Line 27: Literally “your creature(s),” but this term is used for a troop or army in 2 Sam 23:11, 13 (cf. Hengstenberg).

Line 33: Like line 32, this is perhaps an allusion to Judges 5 (as Alter and others suggest).  “Sheepfolds” is a guess.  Its appearance in a similar phrase — lying between these things — in Gen 49:14 and Judges 5:16 doesn’t make things much clearer, nor does its appearance in Ezek 40:43.  Holliday suggests “saddlebags” — but why? — and Tate thinks that, since Genesis presents Issachar as a donkey “lying down between the whatnots,” the phrase refers to being lazy.  When Reuben “lies down between the thingamagigs” in Judges 5:16, then, he is being lazy and not going out to battle as he should.  And so, Tate says, this verse refers to the men of Israel who were too lazy to go to battle.  I’m not persuaded.  It seems to me that it could be an image of peace.  Why take Genesis 49:14 as a negative image? Why not take Judges 5:16 as saying that Reuben preferred peace to (necessary) war?  Why not take Psalm 68 as referring to the peace Israel has after battle, lying down between the whatnots again to divide the spoil?

Line 35: The last two words are particularly obscure.  The word rendered “yellow” is used for the greenish/yellowish spots associated with the skin affliction we often (wrongly) call “leprosy” in Leviticus, and here probably refers to a greenish or yellowish tint of the gold.  Tate has “green-gold” which may be okay, but sounds odd.  The last word has to do with sharpness (cf. Hirsch) but is also used for gold (Zech 9:3).  BDB thinks the root has to do with being yellow.

Line 40: The word rendered “look with hostility” occurs only here, and no analogous form appears elsewhere in the Bible. Alexander and Delitzsch point out that the cognate word in Arabic refers to a beast lying in wait and to watching someone with hostile intent.  It is often translated “look with envy” and perhaps that’s the sense here, but I wonder whether the Arabic parallel really justifies importing the idea of envy: the beast lying in wait is hostile toward his prey but not envious.

Line 43: “thousands repeatedly” is clunky.  The word does seem to have to with repetition (from s(h)nh, “to do again, repeat”: Alexander, Delitzsch; cf. s(h)nn, “repeat, say again and again” [Deut 6:7); cf. also s(h)ny: “second,” i.e., something repeated). But Holliday suggests “archers” (see Tate for grounds, though Tate goes with “warriors”).  Hirsch thinks that s(h)n’n is “probably tantamount” to s(h)’nn and also compares it to ts(h)’n, concluding that it has to do with splendor and “blessed exaltation.”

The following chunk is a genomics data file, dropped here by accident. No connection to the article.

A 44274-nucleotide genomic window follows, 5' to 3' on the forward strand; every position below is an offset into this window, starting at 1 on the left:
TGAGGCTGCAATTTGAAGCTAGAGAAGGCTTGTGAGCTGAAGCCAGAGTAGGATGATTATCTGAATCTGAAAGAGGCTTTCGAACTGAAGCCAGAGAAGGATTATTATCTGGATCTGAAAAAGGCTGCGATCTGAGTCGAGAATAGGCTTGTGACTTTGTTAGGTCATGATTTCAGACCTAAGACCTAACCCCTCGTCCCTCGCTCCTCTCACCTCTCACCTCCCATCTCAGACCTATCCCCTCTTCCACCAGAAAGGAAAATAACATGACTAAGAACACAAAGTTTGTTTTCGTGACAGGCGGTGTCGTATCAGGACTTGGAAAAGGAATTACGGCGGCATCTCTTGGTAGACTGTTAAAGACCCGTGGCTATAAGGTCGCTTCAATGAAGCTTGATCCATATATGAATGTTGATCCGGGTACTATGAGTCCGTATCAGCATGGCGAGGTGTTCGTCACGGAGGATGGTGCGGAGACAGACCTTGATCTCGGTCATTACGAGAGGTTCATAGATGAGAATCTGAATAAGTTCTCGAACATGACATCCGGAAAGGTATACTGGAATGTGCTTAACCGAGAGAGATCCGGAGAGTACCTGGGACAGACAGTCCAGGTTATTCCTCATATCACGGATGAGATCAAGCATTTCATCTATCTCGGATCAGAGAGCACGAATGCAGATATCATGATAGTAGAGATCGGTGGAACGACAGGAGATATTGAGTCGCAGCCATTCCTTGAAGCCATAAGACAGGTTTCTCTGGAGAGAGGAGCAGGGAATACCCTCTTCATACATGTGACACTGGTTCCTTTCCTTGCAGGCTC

Line 45: “Sinai, in the holy place” is pretty obscure.  It could be “in holiness,” but that isn’t clearer.  Alter takes it as an address to Sinai (“O Sinai in holiness!”).  It’s possible that “Sinai” is short for “The God of Sinai” (cf. earlier in the psalm), who is now in the Holy Place.  But it’s also possible that it should be a declaration that Mount Sinai is now in some sense in the Holy Place (cf. Hirsch, who notes that Ezek 43:15 calls the upper part of the altar “the Mountain of God”).  Dunno.

Line 52: The verb here can be used for imposing a burden or for carrying one.  In the former case, the preposition is ‘al (“upon”), but here it’s l- (“to, for, with reference to”) and probably refers to carrying a burden.   The word for a burden isn’t in the original, but I supplied it because it’s implied and “He carries/bears for us” doesn’t communicate well.  Sometimes it’s taken as meaning that God loads us (with blessings, but that’s not in the text) or that other people burden us but God is still our salvation.

Line 60: Very obscure.  “The tongue of your dogs” is clear enough, as is “from your enemies.”  But there’s no verb, and the last word is especially hard to reckon with.  It could be “from him,” and that’s certainly what it looks like.  So Alexander renders it is “from your enemies, [especially] from him [i.e., the wicked man referred to earlier in the psalm].” But usually people guess that the word comes from mn, “portion,” and that’s what I’ve gone with for now.  Perhaps, more or less following Hengstenberg and retaining the sense of “from him/it,” we could understand it this way: “The tongue of your dogs [drinks] from you enemies, from it [= the blood].”